lavish

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English[edit]

Alternative forms[edit]

Etymology[edit]

From Middle English *lavish, laves, lavage (extravagant, wasteful), perhaps from Old French lavasse (torrent of rain), or from Middle English laven (to pour out). More at lave.

Pronunciation[edit]

Adjective[edit]

lavish (comparative lavisher or more lavish, superlative lavishest or most lavish)

  1. Expending or bestowing profusely; profuse; prodigal.
    lavish of money;   lavish of praise
    • 1898, Winston Churchill, chapter 8, in The Celebrity:
      The day was cool and snappy for August, and the Rise all green with a lavish nature. Now we plunged into a deep shade with the boughs lacing each other overhead, and crossed dainty, rustic bridges over the cold trout-streams, the boards giving back the clatter of our horses' feet: [] .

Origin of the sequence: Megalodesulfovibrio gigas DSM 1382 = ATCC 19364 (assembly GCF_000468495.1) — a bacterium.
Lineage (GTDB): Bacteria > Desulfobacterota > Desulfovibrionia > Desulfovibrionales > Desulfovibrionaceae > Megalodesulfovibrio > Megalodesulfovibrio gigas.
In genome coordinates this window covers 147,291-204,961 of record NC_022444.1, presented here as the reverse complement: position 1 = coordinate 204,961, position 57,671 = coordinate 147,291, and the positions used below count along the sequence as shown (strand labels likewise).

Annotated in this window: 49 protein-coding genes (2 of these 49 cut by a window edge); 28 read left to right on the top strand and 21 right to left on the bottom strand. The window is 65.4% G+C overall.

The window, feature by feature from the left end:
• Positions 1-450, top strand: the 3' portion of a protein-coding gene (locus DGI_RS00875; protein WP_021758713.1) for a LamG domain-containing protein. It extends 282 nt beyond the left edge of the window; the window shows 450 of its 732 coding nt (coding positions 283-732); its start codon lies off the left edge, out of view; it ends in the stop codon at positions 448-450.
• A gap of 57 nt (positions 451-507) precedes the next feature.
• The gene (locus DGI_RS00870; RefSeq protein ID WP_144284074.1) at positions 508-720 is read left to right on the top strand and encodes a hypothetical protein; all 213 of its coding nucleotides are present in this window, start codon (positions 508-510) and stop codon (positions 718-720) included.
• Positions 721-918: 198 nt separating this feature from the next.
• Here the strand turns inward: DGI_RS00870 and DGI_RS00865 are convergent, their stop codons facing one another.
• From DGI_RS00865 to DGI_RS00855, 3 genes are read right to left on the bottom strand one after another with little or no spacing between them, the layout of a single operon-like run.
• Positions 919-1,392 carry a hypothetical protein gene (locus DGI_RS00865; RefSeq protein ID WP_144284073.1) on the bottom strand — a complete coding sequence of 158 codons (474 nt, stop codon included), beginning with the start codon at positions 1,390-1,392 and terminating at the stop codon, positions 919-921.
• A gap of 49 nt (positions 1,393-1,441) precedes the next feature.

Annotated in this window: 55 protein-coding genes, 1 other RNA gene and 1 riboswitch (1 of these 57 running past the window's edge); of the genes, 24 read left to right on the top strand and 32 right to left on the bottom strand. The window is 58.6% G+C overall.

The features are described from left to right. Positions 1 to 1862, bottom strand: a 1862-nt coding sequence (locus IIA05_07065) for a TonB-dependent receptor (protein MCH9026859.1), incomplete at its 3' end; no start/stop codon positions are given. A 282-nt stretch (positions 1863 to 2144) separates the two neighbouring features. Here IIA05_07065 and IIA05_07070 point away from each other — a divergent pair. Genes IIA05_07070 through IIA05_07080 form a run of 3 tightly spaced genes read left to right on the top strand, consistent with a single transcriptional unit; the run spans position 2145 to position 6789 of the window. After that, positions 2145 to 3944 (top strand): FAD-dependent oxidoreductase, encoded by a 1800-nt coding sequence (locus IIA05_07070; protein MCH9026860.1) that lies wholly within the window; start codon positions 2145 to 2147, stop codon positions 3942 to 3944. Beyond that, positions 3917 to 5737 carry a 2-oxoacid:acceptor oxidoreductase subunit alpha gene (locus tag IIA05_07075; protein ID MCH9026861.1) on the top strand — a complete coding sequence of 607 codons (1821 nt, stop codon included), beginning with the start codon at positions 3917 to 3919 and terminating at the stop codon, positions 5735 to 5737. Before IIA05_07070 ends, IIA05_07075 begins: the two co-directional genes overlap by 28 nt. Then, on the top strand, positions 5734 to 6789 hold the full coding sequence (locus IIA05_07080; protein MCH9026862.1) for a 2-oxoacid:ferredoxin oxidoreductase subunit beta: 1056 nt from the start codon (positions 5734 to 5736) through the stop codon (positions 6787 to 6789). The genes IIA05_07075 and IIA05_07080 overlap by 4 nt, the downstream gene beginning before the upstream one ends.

• 1977, Agatha Christie, chapter 4, in An Autobiography, part II, London: Collins, ISBN 978-0-00-216012-4:
      Mind you, clothes were clothes in those days. There was a great deal of them, lavish both in material and in workmanship.
  2. Superabundant; excessive
    lavish spirits
    lavish meal

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Verb[edit]

lavish (third-person singular simple present lavishes, present participle lavishing, simple past and past participle lavished)

  1. (transitive) To give out extremely generously; to squander.
    They lavished money on the dinner.
  2. (transitive) To give out to (somebody) extremely generously.
    They lavished him with praise.

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